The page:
At the tents, Mr. Sempsrott had discussed the choices in a hot landing zone. The discussion ended like this: “I don’t leave people behind.”

More rounds snapped past. “Taking fire from the southeast,” he said.

He looked out. Four minutes, headed to five.

“This is ridiculous,” he said. It was exclamation, not complaint.

His crew broke from the tree line. The Marines and Sergeant Bugh were carrying Corporal Kruger, who craned his neck as they bounced across the field. They fell, found their feet, ran again, fell and reached the Black Hawk and shoved the stretcher in.

A Marine leaned through the open cargo door. He gripped the corporal in a fierce handshake. “We love you, buddy!” he shouted, ducked, and ran back toward the firefight.

Six and a half minutes after landing, the Black Hawk lifted, tilted forward and cleared the vegetation, gaining speed.

Corporal Kruger had questions as his blood pooled beneath him.

Where are we going? Camp Dwyer. How long to get there? Ten minutes.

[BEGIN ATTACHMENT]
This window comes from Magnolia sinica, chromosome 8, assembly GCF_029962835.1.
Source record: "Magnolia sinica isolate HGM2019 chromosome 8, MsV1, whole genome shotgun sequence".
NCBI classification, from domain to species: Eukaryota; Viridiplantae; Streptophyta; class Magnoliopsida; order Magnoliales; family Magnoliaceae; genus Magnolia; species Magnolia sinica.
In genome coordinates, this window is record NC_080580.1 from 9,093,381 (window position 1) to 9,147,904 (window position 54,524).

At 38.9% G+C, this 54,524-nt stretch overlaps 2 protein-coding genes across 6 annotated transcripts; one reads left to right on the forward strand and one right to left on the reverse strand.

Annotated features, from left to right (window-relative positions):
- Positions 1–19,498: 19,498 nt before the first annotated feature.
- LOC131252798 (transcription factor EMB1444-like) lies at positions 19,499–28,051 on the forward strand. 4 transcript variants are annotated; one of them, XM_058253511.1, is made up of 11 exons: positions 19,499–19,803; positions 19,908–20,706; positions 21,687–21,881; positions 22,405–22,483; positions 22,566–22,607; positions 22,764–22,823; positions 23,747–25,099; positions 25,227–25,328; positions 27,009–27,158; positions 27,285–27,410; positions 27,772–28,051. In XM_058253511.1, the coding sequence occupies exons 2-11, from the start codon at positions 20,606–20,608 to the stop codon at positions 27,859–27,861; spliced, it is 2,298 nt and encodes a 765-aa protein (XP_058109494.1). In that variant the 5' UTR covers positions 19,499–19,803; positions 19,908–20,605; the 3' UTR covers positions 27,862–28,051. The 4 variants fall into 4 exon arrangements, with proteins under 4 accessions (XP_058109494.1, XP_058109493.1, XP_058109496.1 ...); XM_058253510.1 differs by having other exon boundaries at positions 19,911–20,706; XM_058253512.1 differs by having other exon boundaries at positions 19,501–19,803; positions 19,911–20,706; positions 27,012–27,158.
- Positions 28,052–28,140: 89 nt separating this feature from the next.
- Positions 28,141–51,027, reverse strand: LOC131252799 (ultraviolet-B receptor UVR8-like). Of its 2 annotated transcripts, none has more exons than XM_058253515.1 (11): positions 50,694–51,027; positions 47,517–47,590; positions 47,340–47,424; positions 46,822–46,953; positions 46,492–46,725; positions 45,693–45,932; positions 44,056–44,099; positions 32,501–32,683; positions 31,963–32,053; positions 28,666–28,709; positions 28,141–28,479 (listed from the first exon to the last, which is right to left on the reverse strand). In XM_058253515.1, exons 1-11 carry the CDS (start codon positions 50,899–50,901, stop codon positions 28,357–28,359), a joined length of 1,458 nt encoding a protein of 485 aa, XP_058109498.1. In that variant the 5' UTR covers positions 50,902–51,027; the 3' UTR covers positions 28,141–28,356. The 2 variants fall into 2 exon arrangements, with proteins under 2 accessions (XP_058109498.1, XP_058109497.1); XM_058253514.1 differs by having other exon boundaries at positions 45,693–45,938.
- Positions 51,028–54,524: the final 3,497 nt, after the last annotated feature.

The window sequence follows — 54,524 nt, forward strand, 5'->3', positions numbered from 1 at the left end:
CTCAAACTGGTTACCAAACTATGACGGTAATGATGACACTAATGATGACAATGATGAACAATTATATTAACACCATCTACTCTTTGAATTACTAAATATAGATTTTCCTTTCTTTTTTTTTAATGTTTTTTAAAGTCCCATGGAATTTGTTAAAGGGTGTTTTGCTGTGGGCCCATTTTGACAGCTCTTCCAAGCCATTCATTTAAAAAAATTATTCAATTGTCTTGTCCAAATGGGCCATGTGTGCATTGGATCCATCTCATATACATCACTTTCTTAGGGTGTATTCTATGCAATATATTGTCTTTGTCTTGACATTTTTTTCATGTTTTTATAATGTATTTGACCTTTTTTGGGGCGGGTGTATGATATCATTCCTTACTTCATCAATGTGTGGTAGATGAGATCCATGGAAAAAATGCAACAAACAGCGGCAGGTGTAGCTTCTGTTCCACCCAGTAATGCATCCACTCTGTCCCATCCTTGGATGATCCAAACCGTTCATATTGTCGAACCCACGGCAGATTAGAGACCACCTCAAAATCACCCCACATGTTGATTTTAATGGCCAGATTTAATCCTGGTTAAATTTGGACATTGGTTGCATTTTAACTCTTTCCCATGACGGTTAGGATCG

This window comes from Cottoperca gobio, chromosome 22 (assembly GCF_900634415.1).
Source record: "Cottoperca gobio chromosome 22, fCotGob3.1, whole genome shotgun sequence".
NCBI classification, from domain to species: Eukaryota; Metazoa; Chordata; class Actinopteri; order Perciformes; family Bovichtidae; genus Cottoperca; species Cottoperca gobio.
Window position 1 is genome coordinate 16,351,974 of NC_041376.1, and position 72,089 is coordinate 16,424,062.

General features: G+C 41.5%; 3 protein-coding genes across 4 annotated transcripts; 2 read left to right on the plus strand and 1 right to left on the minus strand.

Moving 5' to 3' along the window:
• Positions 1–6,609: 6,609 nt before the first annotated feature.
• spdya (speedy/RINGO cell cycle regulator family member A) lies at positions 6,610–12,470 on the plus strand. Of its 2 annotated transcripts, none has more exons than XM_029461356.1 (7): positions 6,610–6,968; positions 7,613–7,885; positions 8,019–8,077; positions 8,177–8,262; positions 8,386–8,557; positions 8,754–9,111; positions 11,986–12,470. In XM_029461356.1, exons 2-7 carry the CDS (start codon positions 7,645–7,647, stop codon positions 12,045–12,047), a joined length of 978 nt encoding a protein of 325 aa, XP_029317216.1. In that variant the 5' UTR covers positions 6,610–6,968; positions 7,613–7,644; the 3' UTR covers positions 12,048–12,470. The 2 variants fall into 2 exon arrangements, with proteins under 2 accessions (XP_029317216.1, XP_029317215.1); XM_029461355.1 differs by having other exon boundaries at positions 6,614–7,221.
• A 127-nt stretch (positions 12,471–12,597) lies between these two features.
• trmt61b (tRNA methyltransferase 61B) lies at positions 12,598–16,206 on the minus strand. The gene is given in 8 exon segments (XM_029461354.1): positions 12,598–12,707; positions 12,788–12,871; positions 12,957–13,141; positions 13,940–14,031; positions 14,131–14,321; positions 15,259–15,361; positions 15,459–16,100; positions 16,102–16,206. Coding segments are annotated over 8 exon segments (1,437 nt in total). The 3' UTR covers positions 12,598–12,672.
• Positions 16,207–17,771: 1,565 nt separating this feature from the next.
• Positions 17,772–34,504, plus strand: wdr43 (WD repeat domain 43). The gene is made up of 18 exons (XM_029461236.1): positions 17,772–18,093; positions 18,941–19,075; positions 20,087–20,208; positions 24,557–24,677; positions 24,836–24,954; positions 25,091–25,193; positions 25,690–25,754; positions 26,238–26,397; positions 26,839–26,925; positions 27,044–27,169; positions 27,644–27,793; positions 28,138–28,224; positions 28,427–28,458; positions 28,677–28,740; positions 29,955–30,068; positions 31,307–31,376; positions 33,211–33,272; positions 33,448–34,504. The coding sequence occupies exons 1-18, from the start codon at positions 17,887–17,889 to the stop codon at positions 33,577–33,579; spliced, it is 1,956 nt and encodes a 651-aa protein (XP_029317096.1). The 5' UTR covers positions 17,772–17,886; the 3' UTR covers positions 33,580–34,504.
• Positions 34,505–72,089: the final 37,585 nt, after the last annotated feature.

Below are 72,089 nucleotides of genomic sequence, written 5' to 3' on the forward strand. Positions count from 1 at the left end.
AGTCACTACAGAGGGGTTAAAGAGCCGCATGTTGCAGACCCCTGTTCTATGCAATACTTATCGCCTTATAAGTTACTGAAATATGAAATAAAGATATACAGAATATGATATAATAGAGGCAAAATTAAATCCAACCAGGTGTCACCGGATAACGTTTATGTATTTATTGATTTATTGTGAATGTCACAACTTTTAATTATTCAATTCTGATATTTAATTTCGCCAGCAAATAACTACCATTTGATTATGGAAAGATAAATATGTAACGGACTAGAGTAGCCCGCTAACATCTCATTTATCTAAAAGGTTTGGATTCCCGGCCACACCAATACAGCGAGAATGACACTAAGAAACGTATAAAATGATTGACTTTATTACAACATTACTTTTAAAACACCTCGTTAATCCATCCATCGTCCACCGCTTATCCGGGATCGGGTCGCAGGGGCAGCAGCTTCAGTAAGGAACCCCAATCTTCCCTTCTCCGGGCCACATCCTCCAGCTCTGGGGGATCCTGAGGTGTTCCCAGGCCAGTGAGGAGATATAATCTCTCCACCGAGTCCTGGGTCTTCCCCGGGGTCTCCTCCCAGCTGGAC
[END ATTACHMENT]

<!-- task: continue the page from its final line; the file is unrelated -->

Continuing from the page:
Can I have some water? Sergeant Colby produced a bottle.

After leaving behind Marja, the aircraft climbed to 200 feet and flew level over the open desert, where Taliban fighters cannot hide. The bullet had caromed up and inside the corporal. He needed surgery.

The crew had reached him in time. As the Black Hawk touched down, he sensed he would live.

“Thank you, guys,” he shouted.

“Thank you,” he shouted, and the litter bearers ran him to the medical tent.

The pilots shut the Black Hawk down. Another crew rinsed away the blood. Before inspecting the aircraft for bullet holes, Sergeant Bugh and Sergeant Colby removed their helmets, slipped out of their body armor and gripped each other in a brief, silent hug.

This story, "," first appeared in The New York Times.